Shuranjeet Singh (he/him): Taraki
Shuranjeet Singh is the founder and director of Taraki, a movement working with Punjabi communities to reshape approaches to mental health. Taraki means ‘to progress’ in Punjabi and Shuranjeet the movement in October 2017 after his ongoing experiences of mental health challenges when transitioning from home to being a student. Shuranjeet is currently completing his masters and is interested in ensuring that the mental health landscape is welcoming, responsive and ultimately accountable to those with lived experiences of a range of mental health challenges, especially those living at the intersection of multiple identities which face complex marginalisation in our societies.
Shuranjeet enjoys learning every single day from people he comes into contact with. He also loves football and is an Arsenal fan, which has taught him the importance of patience and resilience more so than the mental health services he has accessed!
Steph de la Haye (she/her): Survivors of Depression in Transition
She is the CEO and founder of the women’s charity SODIT, having 30 + years of using mental health and specialist health services and as a health professional working in pre-Hospital care.
Stephanie is a member of the co-production steering group at Social Care Institute for Excellence (SCIE) and lead for the mental health crisis concordat for the VCS sector in Sheffield. Stephanie has been a member of the Care Quality Commission’s mental health improvement board & an Expert by Experience (EbyE) on inspections.
She sat on the Expert Reference Group for Achieving Better Access to Crisis Care Services for Adults, Co-production, Community MH Framework and Quality Improvement, based at the National Collaborating Centre for Mental Health/Royal College of Psychiatrists. As well as a peer researcher, trainer and consultant, she is an Advocacy QPM assessor, teaching within Sheffield Hallam University and the University of Sheffield. Most of all, she is passionate and dedicated to improving support of all kinds to people who experience and often live with mental distress.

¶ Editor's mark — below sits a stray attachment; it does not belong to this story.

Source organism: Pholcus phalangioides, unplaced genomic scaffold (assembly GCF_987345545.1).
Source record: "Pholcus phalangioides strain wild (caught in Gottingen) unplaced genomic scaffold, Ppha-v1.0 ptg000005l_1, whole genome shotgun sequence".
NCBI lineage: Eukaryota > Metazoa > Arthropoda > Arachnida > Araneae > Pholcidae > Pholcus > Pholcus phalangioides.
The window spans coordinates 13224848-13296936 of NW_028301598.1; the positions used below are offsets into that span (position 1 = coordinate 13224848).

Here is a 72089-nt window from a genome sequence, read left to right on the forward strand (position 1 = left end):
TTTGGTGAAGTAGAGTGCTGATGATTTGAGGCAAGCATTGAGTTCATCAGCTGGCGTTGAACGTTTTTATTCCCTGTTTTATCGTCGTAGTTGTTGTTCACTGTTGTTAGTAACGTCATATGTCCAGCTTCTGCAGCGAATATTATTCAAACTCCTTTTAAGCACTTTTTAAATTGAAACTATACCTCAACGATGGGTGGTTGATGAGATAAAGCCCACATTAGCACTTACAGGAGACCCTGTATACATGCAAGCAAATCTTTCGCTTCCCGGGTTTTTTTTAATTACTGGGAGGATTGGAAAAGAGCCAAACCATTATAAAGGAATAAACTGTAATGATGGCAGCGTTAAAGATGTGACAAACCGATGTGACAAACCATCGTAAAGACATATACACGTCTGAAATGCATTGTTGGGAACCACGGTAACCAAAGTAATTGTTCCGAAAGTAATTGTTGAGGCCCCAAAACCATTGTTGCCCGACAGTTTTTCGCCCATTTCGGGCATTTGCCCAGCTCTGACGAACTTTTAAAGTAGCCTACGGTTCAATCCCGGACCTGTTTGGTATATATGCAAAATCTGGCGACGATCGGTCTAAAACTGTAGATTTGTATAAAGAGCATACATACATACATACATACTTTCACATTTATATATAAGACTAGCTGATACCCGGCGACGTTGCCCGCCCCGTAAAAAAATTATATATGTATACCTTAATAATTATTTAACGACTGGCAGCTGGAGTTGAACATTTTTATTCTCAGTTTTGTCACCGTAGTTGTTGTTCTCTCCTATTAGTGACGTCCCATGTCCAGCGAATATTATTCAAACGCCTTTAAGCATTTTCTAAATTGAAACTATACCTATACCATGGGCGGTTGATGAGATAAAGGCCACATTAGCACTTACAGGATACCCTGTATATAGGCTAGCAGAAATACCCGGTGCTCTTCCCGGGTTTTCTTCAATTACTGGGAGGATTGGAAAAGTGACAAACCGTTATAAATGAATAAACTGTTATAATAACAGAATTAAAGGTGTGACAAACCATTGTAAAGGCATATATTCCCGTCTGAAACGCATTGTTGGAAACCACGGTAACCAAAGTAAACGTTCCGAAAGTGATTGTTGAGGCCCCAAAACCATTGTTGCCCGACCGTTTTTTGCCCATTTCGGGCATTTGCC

Ursula Myrie (she/her): Adira
Ursula Myrie is the founder and managing director of Adira, a survivor-led mental health and wellbeing service that supports Black people who have been affected by a variety of different factors, that has or continues to affect their mental health and/or emotional well-being. She is one of the Shirley Oaks Survivors and a public speaker.
Ursula founded Adira in 2012 because she herself is a survivor of mental health issues after experiencing trauma. The organisation was born out of her lived experience as she wanted to create a haven based on mutual understanding. It aims to provide a safe, friendly, culturally-sensitive meeting space, education and training, information and advice, and social & leisure activities.
Mark Brown (he/him)
Mark Brown is the Development Director of Social Spider and supports, researches and writes about mental health, social innovation and social media from the perspective of someone who has experience of mental health difficulties. He specialises in projects that bring new perspectives and approaches to mental health and the intersection between social innovation and mental health.
Mark originated and edited the national magazine for people with mental health difficulties, One in Four. Mark also delivers social media coverage for mental health events and conferences as part of Beyond the Room as a well-recognised tweeter and writer on mental health and social action. Mark has been supporting NSUN’s development and communications as an Associate for several years.
Mark is a well recognised tweeter and writer on mental health and social action, one of Community Care’s top sixty social care tweeters and is part of the @wenurses team of health tweeters, leading regular mental health themed Twitter chats. His writing on mental health and related topics has appeared in The Guardian, Prospect, the i-paper, New Statesman, Mental Health Today, Shortlist, and more.